“On January 26th, the government will be celebrating the adoption of its constitution with a military parade, while continuing to perpetuate harmful policies that violate their own Constitution.” - the toolkit.
The “toolkit” was uploaded on Twitter by Greta Thunberg, the Swedish activist on February 3rd, Wednesday. Following the upload raged a ‘Tweetstorm’ leading to more disputes, including the arrest of a 21-year-had old.
It contained lists on ‘urgent actions’ and ‘prior actions’, describing meticulously on how the protests against the three contentious farm laws should be done. The toolkit called for online strikes, protests around Indian missions abroad, media houses, government buildings and also suggested tagging our prime minister, agricultural minister and other heads of our nation and international bodies with ‘Ask India Why’ hashtag.
The document ‘exposed’ details about the 26th January riots, as per the Delhi cops. Targeting Republic Day was explained by the deep contempt the document showed for Indian democracy. It said that “India has a long history of human rights violations, violence, and a cruel indifference for its most vulnerable citizens”.
Consequently, the Delhi police labeled the toolkit as a pro-Khalistani move. They pressed charges on Thursday against the creators of the toolkit created by Greta. Greta would delete and re-upload an ‘updated toolkit’ that called for protests on 13th and 14th February. The police would transcribe the case as an ‘overseas conspiracy’ enmeshed in the farmer protests.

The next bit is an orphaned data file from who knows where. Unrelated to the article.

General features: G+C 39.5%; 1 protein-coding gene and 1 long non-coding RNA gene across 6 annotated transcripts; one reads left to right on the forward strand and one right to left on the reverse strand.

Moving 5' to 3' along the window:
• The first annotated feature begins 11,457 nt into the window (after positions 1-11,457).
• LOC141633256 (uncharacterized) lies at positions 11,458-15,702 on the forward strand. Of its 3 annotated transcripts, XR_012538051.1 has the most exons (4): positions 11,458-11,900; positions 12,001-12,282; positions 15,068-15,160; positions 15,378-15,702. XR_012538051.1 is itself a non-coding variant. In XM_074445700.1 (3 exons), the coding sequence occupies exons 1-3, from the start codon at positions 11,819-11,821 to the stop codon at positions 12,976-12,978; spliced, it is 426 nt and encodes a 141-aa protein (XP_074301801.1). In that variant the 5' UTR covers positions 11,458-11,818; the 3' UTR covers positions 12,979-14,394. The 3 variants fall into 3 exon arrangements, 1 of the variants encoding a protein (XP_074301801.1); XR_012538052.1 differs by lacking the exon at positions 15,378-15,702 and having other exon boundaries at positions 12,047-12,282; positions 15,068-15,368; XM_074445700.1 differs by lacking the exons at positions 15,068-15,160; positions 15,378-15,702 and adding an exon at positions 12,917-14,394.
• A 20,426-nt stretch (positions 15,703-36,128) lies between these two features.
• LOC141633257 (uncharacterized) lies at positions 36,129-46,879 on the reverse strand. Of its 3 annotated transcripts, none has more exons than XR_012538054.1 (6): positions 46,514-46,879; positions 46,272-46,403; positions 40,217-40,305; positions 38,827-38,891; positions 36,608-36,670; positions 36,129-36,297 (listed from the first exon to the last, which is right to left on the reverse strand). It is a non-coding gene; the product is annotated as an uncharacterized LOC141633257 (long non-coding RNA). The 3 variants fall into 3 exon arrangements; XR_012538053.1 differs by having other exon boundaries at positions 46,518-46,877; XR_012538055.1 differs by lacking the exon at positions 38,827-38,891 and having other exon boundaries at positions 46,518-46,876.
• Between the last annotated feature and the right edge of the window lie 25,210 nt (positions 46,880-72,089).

In connection to this incident, Disha Ravi, a 21-year-old activist living in Bengaluru was arrested on 13th February from her home on the grounds of editing the toolkit and sending it ahead. She was one of the founders of the “Friday the Future” campaign. Ravi was produced in court and would be held in police custody for 5 days. The Delhi Police considered the creator of the toolkit, the ‘Poetic Justice Foundation’ as Khalistani group. Their point of view was that “if you go by unfolding of events of January 26, it reveals a copycat execution of the action plan.”
The police registered the case for “spreading disaffection against the government of India- its regarding sedition and disharmony between the groups on religious, social and cultural grounds.” The policy aimed to ask Google and the media giants to provide them with URLs and ids of the social media accounts belonging to the creators of the toolkit, that was uploaded through Google docs and shared on Twitter. The Centre also asked Twitter to delete 1178 accounts, which said to spread miscommunication and disputation about the farmer riots.